Sometimes the worst part about watching a movie is witnessing the chips fall into place, carving out the best possible route it can for success and then completely trip over the LAST hurdle. That’s how it felt watching “Last Looks”.
And that baffles me to such a degree because most of the ingredients are there: a star-studded cast that delivers scene-chewing performances across the board with only a few quirky characters standing out amongst the poorly implemented stereotypes. Adequate staging is kept in mind to make room for sturdy, if not, loose cinematography and editing I would consider satisfactory. Whenever the film leans towards comedy, it strikes a complementary balance with the characters’ outsized personalities, the atmosphere of the film is clearly caricatured alongside the TV-like aesthetic (I’m convinced they meant to do that) to keep up it looking mildly jaunty with ok music, decent production design and an intriguing contemporary noir mystery at its core. Sure, just having to rifle itself through the very standard beats of the genre results in a mystery that comes off contrived in more than a few places but the story is hardly incoherent and I can see the attempt being made to make it interesting with the former top detective ghosting himself from society and this case forcing him to reconnect with the people around him and reconfigure his past priorities.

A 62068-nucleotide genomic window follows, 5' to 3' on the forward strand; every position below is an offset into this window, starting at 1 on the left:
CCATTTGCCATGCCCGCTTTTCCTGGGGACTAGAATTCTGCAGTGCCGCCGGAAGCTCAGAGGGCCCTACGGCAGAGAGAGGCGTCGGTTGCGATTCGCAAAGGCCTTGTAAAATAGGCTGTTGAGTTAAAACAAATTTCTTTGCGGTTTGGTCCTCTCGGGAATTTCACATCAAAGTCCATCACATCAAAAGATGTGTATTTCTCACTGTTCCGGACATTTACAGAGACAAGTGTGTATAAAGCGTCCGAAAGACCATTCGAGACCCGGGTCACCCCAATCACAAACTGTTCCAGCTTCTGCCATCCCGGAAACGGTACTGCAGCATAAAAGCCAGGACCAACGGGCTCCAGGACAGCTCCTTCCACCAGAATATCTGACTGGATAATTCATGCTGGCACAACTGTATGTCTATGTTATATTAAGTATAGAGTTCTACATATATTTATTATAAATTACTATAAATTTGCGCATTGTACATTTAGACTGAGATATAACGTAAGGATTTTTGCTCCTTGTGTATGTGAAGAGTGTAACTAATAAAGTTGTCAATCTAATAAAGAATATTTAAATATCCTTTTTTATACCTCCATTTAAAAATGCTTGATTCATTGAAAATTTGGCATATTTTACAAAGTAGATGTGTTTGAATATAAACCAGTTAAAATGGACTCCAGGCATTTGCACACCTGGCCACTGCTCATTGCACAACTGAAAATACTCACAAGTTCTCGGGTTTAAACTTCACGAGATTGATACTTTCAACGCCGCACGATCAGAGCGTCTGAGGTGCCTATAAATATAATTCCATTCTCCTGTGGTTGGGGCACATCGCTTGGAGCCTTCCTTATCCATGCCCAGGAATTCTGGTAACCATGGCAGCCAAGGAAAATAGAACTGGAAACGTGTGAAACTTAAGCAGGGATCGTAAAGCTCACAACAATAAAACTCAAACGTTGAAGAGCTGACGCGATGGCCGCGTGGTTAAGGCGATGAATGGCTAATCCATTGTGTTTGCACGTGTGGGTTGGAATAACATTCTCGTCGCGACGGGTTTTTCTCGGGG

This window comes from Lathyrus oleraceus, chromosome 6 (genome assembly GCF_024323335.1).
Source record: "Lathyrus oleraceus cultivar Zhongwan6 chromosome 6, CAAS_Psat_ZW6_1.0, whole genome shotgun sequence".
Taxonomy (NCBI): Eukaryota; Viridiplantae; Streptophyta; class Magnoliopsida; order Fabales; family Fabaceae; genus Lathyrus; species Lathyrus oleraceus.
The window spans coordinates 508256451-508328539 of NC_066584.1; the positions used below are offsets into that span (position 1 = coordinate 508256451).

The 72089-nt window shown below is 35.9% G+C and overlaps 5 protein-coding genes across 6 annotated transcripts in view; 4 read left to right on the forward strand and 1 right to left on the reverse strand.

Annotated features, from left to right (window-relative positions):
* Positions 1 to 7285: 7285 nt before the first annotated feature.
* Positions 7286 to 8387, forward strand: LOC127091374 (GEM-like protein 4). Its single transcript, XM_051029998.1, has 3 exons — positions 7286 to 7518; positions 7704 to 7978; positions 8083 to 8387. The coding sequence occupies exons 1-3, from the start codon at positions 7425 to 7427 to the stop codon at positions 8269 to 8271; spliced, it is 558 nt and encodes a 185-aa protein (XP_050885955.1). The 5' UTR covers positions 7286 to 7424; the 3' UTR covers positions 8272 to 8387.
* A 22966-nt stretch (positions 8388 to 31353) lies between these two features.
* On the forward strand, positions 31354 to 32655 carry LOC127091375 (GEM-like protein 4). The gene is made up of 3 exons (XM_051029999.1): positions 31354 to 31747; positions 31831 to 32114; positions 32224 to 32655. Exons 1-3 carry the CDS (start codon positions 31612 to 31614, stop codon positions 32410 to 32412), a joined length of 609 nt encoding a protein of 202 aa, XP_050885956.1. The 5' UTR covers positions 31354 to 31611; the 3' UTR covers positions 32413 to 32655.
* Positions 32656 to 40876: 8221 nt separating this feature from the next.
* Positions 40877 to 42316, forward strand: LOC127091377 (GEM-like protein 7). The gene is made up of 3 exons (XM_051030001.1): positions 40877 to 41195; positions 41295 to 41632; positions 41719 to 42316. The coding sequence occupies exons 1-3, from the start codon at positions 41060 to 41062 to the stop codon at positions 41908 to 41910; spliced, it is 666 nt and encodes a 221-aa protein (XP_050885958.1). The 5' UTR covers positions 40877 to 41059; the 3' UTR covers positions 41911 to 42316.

You know the two biggest problems that nearly turned me off from this? Presentation and pacing.
Despite being rooted in the classic mold of the whodunnit and glistening with a few bursts of vivid personality, the film rarely gets to showcase such a thing because for 70 percent of this runtime, it’s almost barebonely straight-faced. Satirization only really comes in when it dissects the silliness surrounding the tragedy of the case and the few running gags utilized to their favor don’t do enough to mask how uniformly pointless many of these events are; that also ties itself into why the tone belies any satirical intentions in its main story, why the dialogue remains so dull and lacking throughout instead of piping in some snappy wise cracks and pithy one liners and how the turgid pacing almost drags the story out into nothingness so it hardly takes advantage of itself.
The film takes itself so deathly serious that the few times the mold is broken by posturing cartoon characters or Mel Gibsons funky accent, it just comes off more stupid instead of fun.
Sad to say, it comes off as a tepid exercise in genre posturing. It’s a solid foundation and the film luckily is engaging enough to distract me from how formulaic it is but when the cracks show, it’s attempts at laid-back satirical bolstering just pollute the airwaves more than it helps. The lack of balance between the two budding styles became infuriating the more I thought back to it.